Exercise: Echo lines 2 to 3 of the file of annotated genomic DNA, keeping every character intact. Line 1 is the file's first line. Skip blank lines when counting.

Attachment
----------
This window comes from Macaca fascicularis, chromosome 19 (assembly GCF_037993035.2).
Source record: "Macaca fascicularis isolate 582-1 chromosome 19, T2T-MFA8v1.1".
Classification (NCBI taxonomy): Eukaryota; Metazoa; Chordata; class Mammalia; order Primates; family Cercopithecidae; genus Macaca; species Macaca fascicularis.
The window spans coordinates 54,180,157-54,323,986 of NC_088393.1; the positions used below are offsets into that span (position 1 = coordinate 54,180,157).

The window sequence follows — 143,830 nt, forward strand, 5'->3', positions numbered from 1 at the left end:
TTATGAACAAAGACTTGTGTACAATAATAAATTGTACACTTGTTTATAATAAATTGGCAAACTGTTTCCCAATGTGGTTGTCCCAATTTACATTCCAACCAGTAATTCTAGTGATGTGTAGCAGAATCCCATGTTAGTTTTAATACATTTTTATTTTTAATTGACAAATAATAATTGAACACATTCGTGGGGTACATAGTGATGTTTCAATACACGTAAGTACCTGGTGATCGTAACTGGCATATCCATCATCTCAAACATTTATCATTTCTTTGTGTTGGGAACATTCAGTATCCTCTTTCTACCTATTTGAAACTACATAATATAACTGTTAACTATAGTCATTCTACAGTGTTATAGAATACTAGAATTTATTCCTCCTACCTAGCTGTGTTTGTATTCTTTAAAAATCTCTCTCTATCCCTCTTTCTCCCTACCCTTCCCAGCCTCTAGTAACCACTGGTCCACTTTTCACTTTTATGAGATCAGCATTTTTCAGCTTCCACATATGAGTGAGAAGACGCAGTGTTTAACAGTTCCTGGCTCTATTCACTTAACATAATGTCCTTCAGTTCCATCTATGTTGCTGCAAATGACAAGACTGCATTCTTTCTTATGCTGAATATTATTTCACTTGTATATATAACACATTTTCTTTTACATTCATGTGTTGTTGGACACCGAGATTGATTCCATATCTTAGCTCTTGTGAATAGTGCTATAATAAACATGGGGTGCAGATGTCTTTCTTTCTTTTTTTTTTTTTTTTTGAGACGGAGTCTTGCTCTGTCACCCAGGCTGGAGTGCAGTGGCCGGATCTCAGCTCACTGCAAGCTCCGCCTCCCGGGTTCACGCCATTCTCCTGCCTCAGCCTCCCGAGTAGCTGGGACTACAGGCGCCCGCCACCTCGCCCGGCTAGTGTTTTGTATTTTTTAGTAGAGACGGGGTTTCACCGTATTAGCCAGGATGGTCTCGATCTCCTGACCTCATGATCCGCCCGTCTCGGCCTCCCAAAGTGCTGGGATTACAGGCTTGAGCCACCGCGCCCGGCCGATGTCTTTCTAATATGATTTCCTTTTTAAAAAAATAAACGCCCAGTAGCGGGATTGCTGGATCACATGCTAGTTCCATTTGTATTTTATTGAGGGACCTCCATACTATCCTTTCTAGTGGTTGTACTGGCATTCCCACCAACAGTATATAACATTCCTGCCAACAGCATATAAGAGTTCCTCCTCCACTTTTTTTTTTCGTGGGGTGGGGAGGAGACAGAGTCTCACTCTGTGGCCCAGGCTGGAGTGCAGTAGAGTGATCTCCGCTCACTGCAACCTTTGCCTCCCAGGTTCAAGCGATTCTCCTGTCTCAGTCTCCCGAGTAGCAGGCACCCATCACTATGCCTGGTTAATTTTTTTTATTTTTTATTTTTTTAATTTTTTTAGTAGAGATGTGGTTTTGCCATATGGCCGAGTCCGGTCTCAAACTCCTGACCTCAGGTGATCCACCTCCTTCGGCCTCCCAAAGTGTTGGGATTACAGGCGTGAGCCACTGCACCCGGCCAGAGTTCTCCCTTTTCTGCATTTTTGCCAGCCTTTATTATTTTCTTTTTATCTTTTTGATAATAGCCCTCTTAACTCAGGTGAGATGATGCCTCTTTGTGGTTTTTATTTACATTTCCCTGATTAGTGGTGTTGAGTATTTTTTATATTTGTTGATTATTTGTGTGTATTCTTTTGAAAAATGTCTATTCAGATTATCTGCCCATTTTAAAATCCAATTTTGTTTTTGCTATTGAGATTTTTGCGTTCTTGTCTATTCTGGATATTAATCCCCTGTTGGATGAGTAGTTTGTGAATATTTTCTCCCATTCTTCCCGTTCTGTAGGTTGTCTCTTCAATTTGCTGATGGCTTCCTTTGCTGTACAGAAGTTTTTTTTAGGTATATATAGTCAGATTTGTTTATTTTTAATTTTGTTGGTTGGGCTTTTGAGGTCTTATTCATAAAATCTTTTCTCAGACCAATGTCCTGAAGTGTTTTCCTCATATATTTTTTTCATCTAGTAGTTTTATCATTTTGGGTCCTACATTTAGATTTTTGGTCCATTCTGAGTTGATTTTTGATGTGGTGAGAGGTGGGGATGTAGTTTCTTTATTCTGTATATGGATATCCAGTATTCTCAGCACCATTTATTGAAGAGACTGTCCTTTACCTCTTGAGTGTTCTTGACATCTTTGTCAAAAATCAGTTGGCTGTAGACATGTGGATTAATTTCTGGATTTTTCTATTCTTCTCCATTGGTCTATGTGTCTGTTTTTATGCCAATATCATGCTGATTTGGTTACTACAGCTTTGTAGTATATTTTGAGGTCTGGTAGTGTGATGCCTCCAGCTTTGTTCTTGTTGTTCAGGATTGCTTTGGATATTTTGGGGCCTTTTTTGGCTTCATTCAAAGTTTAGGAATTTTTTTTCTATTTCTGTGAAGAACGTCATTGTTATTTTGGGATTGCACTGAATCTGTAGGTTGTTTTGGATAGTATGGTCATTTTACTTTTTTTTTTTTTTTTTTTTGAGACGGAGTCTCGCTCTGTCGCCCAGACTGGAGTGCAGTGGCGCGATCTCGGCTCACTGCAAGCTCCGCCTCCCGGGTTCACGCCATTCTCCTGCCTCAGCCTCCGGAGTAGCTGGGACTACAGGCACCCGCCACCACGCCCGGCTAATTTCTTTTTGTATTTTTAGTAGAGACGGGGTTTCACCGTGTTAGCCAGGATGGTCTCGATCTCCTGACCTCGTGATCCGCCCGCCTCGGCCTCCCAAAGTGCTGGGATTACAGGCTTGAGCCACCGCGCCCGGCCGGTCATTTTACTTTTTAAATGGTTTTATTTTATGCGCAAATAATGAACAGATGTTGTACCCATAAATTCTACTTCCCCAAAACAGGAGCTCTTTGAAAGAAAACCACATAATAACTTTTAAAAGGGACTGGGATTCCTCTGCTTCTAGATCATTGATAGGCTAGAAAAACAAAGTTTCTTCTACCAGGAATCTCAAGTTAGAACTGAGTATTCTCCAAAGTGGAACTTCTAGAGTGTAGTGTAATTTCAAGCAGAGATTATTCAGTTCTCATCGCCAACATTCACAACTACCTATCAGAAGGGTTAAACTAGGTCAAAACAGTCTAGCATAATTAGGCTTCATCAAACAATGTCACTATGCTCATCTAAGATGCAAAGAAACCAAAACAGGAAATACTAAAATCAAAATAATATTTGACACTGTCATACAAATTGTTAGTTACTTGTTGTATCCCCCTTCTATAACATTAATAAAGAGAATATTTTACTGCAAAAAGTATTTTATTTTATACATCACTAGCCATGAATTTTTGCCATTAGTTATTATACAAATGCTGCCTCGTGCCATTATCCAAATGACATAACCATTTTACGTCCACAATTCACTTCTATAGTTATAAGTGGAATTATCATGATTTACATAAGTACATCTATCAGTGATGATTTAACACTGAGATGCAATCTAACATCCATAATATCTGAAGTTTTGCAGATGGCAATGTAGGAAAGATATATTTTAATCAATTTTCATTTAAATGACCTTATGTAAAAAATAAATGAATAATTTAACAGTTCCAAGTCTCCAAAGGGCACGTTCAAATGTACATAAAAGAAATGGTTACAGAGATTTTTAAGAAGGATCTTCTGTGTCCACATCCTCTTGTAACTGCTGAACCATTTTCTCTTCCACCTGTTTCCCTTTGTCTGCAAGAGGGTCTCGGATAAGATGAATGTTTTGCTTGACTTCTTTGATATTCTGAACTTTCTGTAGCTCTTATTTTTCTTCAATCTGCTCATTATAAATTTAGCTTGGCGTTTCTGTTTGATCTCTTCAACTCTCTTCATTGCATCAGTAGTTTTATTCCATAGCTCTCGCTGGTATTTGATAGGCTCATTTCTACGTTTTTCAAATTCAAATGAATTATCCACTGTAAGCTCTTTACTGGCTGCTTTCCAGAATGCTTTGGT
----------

Source record: "Macaca fascicularis isolate 582-1 chromosome 19, T2T-MFA8v1.1".
Classification (NCBI taxonomy): Eukaryota; Metazoa; Chordata; class Mammalia; order Primates; family Cercopithecidae; genus Macaca; species Macaca fascicularis.